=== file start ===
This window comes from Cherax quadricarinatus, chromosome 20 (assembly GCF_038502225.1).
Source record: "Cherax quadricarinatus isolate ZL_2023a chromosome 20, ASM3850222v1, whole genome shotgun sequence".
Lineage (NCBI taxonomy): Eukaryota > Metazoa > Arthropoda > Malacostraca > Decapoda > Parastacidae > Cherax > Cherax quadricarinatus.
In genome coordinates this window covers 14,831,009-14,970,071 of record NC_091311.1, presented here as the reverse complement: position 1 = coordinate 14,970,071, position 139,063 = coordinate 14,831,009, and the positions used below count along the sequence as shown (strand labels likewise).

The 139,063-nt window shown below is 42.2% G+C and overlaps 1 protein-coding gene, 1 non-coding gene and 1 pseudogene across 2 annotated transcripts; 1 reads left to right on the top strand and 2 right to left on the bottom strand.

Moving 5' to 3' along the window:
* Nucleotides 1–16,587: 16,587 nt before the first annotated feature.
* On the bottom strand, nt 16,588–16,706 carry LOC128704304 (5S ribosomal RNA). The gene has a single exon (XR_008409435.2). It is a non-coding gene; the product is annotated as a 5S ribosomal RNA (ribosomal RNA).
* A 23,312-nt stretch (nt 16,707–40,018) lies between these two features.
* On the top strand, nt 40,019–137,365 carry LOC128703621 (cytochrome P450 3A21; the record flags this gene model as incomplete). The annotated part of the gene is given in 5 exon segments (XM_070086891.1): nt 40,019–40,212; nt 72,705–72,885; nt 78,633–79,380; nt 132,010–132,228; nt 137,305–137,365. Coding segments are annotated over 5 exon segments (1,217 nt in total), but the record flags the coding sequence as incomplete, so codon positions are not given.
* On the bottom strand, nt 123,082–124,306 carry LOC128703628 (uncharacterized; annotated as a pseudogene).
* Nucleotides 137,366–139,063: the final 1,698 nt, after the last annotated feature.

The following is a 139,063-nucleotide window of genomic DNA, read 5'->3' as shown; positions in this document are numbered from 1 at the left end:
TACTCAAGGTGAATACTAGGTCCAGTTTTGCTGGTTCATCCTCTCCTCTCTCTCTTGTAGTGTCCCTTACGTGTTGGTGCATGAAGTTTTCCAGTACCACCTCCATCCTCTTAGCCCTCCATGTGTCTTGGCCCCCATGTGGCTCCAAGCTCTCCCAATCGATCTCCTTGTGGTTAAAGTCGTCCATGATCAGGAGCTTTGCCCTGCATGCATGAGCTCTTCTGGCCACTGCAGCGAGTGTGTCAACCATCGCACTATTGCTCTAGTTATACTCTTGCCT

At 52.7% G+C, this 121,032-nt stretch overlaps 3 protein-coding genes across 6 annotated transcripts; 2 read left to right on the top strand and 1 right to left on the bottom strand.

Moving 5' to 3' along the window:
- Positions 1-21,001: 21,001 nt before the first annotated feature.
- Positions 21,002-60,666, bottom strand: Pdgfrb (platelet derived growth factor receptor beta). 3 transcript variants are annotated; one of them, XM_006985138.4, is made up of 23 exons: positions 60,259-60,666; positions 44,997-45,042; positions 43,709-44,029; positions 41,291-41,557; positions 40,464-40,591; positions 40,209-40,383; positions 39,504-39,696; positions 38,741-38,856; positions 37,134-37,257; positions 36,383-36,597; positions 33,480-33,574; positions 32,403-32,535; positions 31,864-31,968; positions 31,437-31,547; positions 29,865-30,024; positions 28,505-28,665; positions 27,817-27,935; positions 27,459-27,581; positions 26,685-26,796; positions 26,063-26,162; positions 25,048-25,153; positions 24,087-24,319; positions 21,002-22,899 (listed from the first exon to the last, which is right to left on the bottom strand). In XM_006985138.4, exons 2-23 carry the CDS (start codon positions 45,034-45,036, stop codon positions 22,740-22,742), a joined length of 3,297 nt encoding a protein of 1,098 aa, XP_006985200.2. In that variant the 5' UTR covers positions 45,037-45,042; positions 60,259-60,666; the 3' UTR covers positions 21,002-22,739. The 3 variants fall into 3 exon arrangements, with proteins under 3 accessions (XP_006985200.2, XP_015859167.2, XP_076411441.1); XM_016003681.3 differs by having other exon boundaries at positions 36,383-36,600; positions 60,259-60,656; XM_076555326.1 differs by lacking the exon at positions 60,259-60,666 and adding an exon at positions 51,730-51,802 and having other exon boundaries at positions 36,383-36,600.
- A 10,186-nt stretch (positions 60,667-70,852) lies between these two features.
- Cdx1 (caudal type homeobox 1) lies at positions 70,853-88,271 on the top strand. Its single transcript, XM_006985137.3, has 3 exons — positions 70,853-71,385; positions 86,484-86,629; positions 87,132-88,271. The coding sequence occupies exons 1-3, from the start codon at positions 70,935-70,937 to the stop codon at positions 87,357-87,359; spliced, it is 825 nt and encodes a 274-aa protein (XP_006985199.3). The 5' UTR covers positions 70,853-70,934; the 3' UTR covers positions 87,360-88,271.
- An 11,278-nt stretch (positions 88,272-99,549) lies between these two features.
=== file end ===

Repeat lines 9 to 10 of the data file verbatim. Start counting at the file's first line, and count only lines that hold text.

* A 23,312-nt stretch (nt 16,707–40,018) lies between these two features.
* On the top strand, nt 40,019–137,365 carry LOC128703621 (cytochrome P450 3A21; the record flags this gene model as incomplete). The annotated part of the gene is given in 5 exon segments (XM_070086891.1): nt 40,019–40,212; nt 72,705–72,885; nt 78,633–79,380; nt 132,010–132,228; nt 137,305–137,365. Coding segments are annotated over 5 exon segments (1,217 nt in total), but the record flags the coding sequence as incomplete, so codon positions are not given.